The following article is being printed in the Guardian, coming off the press Thursday, Jan
The following article is being printed in the Guardian, coming off the
press Thursday, Jan. 24.
ANTI-WAR MEDIA WORK
by Norman Solomon
Anti-war activists across the United States, angry about media coverage,
can do a lot about it.
TV news has focused on Persian Gulf events with lenses controlled by the
Pentagon. Military censorship and media biases have been framing what the
American people see, hear and read within tight constraints.
News accounts of the continuous bombing attacks on Iraq have an abstract,
sanitized quality. Correspondents mouth the euphemistic language of the
Pentagon, with the human impacts rarely even mentioned.
Air Force officers have described the bombing runs in computer terms -- "I
just see blips on the screen." And we see this war's human devastation
reported as blips on our TV screens.
As a placard at a Jan. 19 march pointed out, "Behind the CNN Light Show,
the Innocent are BLOWN to Pieces." Another sign was more concise: "TV Sells
Meanwhile, anti-war protests get short shrift. Peace demonstrations are
often ignored, trivialized or stereotyped as violent. Media are apt to lower
the numbers and downgrade the significance.
These patterns should not surprise us, or discourage us. The mass media
reflect the dominant range of views within the ruling circles of this
country. Ever since Congress voted to go to war on Jan. 12, that range has
All but a few members of Congress have opted to close ranks behind the war.
So have the mass media. Right now there is no place on powerful political
agendas for grassroots democracy and anti-war activism.
As a corollary to the famous axiom that war is the continuation of
diplomacy by other means, we could add that war reporting is the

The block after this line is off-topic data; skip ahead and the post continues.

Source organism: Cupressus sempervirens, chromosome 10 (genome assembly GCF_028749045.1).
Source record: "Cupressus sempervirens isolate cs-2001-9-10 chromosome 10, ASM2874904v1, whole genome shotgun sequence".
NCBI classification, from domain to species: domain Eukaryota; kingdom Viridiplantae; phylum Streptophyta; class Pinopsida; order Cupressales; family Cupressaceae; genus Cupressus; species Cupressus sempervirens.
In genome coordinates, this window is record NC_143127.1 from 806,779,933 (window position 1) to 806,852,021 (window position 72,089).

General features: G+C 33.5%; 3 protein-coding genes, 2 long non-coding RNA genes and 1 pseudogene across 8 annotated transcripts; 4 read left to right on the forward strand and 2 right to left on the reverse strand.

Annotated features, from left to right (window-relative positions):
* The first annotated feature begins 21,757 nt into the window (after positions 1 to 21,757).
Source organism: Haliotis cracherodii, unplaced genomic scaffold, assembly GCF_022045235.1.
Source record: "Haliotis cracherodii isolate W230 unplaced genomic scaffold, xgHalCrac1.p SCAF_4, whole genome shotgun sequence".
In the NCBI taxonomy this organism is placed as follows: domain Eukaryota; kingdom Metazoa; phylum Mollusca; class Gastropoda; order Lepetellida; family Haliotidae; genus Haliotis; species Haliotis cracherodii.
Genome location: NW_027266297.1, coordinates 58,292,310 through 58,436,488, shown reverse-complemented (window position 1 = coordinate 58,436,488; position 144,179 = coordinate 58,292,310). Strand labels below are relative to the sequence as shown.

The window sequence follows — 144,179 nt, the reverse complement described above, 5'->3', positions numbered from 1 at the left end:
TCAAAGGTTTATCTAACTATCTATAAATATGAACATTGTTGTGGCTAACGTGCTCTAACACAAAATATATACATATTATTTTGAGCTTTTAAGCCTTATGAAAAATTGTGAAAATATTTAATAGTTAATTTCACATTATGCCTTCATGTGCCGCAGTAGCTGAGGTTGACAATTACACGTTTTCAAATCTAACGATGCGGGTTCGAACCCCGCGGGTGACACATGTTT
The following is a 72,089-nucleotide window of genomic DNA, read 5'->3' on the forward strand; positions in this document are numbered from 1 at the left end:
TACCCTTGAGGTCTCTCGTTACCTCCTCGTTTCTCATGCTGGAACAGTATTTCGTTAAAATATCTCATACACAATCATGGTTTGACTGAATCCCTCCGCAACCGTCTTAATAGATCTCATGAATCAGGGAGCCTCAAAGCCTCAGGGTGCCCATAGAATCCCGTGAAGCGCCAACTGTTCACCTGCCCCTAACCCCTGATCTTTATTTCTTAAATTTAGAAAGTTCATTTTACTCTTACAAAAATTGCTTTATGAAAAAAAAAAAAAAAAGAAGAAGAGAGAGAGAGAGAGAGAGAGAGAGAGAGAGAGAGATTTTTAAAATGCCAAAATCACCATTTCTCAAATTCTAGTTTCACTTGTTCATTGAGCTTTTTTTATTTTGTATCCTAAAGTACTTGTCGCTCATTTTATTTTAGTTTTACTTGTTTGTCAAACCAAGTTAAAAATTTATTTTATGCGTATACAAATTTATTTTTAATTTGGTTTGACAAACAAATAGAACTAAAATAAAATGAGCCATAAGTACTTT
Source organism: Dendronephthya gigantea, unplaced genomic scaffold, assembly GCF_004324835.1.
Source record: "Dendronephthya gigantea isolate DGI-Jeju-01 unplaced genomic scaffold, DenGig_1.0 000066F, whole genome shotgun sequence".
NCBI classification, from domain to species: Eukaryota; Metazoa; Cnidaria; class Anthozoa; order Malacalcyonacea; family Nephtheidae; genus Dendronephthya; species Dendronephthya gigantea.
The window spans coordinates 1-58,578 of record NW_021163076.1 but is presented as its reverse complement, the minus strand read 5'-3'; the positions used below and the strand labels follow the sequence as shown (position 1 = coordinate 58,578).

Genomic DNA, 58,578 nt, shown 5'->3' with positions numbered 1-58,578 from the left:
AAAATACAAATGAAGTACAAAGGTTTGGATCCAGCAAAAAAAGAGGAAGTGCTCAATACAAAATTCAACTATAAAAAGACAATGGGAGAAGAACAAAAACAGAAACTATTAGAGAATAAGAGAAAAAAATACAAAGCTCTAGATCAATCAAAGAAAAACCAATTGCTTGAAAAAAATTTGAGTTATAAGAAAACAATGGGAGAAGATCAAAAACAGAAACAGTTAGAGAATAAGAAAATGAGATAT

continuation of peacetime propaganda by other means. To stop this war we
must challenge the media bias that is so vital to sustaining it.
Busy with urgent tasks of building the anti-war movement, activists may be
inclined to give media work a low priority. That would be a big mistake.
Effective media work is crucial for creating a broad and militant anti-war
movement in this country. The obstacles we face in breaking through the
propaganda walls require that we be methodical and determined in doing media
Consistently articulate a strong anti-war position. Don't water it down.
Don't be rhetorical. Strive to be direct and clear.
Develop ongoing communication with local newspaper, radio and TV
journalists. It doesn't pay to be hostile. Show that you can provide timely
and reliable information, as well as articulate comments. Provide phone
numbers and names of spokespeople who can be reached around the clock.
Press releases should be well-written and tidy. Remember: The news biz is a
business, and staff time is shorter than ever because of corporate cutbacks.
Sometimes we have to virtually do journalists' jobs for them if we're going
to get decent coverage.
Notify all media about scheduled events. If possible, maintain a list of
media fax numbers and use them frequently. Don't assume that sending written
material will be sufficient. Follow up by phone.
Advance publicity for demonstrations should NOT include numerical estimates
of how many people will participate. Specific predictions have resulted in
news reports that crowds were "smaller than expected."
Don't forget to stay in touch with the nearest Associated Press and United
Press International bureaus. Keep them posted about upcoming events, and ask
that they inform all the region's media outlets ahead of time.
When possible, give the media some prepared texts of speeches and other
public statements. This increases the chances that speakers will be quoted
accurately. Typed releases should be given to reporters at all protest
Don't exaggerate the turnout. Inflating the numbers hurts credibility, and
also makes it harder for future demonstrations to come across as bigger
actions that reflect a growing movement.